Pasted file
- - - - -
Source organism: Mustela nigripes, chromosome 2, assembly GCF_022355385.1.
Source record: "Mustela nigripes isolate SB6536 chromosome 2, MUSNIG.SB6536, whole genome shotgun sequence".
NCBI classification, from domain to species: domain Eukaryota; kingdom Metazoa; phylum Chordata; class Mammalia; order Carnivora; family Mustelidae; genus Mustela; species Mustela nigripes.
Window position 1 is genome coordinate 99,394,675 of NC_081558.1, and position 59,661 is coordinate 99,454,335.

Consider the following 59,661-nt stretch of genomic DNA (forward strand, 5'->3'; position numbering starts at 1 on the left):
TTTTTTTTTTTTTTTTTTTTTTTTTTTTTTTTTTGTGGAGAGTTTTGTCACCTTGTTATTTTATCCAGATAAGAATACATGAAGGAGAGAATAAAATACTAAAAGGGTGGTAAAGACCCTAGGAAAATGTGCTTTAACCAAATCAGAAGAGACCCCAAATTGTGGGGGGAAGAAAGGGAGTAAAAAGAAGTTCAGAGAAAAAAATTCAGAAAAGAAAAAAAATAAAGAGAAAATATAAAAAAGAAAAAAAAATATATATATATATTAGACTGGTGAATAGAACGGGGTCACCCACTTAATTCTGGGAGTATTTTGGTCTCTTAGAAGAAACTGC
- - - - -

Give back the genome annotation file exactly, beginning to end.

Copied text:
Source organism: Mustela nigripes, chromosome 2, assembly GCF_022355385.1.
Source record: "Mustela nigripes isolate SB6536 chromosome 2, MUSNIG.SB6536, whole genome shotgun sequence".
NCBI classification, from domain to species: domain Eukaryota; kingdom Metazoa; phylum Chordata; class Mammalia; order Carnivora; family Mustelidae; genus Mustela; species Mustela nigripes.
Window position 1 is genome coordinate 99,394,675 of NC_081558.1, and position 59,661 is coordinate 99,454,335.

Consider the following 59,661-nt stretch of genomic DNA (forward strand, 5'->3'; position numbering starts at 1 on the left):
TTTTTTTTTTTTTTTTTTTTTTTTTTTTTTTTTTGTGGAGAGTTTTGTCACCTTGTTATTTTATCCAGATAAGAATACATGAAGGAGAGAATAAAATACTAAAAGGGTGGTAAAGACCCTAGGAAAATGTGCTTTAACCAAATCAGAAGAGACCCCAAATTGTGGGGGGAAGAAAGGGAGTAAAAAGAAGTTCAGAGAAAAAAATTCAGAAAAGAAAAAAAATAAAGAGAAAATATAAAAAAGAAAAAAAAATATATATATATATTAGACTGGTGAATAGAACGGGGTCACCCACTTAATTCTGGGAGTATTTTGGTCTCTTAGAAGAAACTGC